The Cremins lab investigates the epigenetic mechanisms regulating development and function of the mammalian central nervous system. We map and analyze neuronal epigenomes in three-dimensions using quantitative, genome-wide technologies. We also perturb epigenomes by employing state-of-the art genetic engineering strategies (e.g. CRISPR/Cas9, optoepigenetics). To test our hypotheses, we primarily use embryonic and induced pluripotent stem cell models of neuronal differentiation and disease. Our long-term goal is to discover how genome architecture controls genome function, applying this to study fundamental mechanisms controlling neuronal phenotype and, by extension, the onset and progression of neurodegenerative and neurodevelopmental disease states.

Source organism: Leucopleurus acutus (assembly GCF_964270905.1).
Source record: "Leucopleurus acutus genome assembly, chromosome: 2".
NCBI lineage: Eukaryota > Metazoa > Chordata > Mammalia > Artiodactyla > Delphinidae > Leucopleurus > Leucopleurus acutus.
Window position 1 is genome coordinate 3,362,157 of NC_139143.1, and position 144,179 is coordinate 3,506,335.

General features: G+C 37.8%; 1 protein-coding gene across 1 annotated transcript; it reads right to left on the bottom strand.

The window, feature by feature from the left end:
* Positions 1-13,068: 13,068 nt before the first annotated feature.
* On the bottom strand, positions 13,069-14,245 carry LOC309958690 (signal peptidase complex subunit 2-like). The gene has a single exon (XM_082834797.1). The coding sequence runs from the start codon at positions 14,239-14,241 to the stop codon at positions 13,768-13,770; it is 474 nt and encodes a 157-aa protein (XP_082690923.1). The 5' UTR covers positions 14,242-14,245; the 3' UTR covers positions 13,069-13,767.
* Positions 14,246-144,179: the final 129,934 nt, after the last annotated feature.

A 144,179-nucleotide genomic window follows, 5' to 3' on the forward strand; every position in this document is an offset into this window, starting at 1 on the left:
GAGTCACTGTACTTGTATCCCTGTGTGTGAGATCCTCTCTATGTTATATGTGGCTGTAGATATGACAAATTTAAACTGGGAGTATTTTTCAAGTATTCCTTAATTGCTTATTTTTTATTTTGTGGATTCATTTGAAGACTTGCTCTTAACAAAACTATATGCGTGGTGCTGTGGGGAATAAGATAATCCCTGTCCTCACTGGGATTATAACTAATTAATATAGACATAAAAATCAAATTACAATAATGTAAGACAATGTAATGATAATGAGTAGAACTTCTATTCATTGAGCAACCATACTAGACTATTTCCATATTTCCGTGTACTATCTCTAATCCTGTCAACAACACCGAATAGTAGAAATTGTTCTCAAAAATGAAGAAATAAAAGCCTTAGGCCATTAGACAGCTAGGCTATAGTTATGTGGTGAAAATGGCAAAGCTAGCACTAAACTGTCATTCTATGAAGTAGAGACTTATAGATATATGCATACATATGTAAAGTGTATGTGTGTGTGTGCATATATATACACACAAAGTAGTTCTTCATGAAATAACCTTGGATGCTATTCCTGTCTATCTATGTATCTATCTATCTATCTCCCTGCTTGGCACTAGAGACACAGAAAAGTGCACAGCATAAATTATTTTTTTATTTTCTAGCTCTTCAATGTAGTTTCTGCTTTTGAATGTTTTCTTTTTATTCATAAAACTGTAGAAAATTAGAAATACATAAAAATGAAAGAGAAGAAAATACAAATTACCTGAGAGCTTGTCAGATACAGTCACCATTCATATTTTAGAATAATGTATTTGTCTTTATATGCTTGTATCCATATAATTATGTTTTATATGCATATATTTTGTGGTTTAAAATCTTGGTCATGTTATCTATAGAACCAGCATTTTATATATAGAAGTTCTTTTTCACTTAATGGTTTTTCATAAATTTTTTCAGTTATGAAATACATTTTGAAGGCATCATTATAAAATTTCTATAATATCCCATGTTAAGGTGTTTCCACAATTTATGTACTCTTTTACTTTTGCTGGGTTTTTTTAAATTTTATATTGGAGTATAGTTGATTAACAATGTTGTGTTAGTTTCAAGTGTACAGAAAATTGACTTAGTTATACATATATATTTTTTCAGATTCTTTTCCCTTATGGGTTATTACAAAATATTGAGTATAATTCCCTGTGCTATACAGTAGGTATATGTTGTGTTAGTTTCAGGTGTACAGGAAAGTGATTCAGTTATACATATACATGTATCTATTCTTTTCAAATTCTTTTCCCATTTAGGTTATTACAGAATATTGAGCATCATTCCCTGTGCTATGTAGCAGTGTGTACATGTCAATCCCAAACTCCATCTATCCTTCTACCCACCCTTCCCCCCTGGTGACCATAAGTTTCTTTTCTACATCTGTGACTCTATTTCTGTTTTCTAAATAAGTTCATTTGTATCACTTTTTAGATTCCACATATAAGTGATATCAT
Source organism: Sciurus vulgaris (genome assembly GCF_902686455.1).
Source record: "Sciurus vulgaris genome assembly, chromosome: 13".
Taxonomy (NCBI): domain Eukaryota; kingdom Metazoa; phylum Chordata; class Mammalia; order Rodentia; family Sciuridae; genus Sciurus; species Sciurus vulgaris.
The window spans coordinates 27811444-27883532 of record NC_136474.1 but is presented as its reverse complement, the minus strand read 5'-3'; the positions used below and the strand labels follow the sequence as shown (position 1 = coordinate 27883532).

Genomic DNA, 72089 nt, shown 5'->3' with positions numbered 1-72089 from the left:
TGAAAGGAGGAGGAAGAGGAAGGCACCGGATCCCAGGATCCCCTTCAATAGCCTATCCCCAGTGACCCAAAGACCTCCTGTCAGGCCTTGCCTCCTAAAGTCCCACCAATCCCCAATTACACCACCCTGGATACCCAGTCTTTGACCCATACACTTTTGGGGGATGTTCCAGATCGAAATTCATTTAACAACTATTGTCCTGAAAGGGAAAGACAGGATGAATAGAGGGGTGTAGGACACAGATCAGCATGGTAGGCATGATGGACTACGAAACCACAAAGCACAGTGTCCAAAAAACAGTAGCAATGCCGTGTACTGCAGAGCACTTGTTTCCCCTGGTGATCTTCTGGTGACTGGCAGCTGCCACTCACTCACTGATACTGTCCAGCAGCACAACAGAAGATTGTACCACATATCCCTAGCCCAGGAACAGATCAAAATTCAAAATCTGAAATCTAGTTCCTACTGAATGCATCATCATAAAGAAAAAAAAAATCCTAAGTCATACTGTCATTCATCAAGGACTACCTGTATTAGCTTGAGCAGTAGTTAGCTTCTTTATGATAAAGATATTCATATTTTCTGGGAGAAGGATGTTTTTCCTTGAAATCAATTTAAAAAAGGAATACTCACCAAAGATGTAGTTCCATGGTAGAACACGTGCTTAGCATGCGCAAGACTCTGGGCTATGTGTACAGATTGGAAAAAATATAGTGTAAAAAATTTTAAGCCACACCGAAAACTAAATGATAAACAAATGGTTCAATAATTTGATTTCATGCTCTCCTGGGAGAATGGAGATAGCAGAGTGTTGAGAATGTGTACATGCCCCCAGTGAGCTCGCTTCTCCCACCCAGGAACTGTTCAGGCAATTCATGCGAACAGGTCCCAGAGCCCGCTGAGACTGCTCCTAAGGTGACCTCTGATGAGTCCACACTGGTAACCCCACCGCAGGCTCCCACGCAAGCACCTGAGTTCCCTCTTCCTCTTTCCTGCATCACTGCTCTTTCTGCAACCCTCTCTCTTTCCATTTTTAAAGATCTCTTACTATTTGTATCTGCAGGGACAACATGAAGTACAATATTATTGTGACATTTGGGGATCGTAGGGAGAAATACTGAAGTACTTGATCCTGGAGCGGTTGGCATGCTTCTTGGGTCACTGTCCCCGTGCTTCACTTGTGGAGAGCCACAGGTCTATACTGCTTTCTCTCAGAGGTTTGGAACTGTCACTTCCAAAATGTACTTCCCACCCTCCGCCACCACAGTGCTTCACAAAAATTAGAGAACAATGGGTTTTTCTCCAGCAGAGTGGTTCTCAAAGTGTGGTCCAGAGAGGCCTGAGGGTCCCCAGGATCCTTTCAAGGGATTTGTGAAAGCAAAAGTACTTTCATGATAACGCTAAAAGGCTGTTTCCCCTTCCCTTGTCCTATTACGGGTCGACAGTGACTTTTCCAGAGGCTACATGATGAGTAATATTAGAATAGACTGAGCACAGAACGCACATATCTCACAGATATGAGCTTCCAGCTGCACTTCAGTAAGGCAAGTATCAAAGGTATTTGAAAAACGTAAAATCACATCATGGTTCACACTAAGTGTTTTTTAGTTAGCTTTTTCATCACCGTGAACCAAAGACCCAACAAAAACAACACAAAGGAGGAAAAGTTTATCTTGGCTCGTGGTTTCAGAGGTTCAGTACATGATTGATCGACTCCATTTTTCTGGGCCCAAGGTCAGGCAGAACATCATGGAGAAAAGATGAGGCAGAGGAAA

Cremins presents at the NIH 4D Nucleome Kick-off meeting in Bethesda, MD

Thomas Gilgenast passes his qualifying exam. Congratulations, Ph.D. candidate Gilgenast!

Heidi Norton passes her qualifying exam. Congratulations, Ph.D. candidate Norton!

Caroline Lachanski joins the lab as an undergraduate research scholar. Welcome, Caroline.

Hansini Upadhyay begins as a research technician at Dana Farber Cancer Institute in Boston, MA. Congratulations Hansini – we all wish you the best.



Our work is supported by the New York Stem Cell Foundation, the Alfred P. Sloan Foundation, the NIH New Innovator Award through the National Institute of Mental Health and the NIH 4D Nucleome Common Fund Initiative.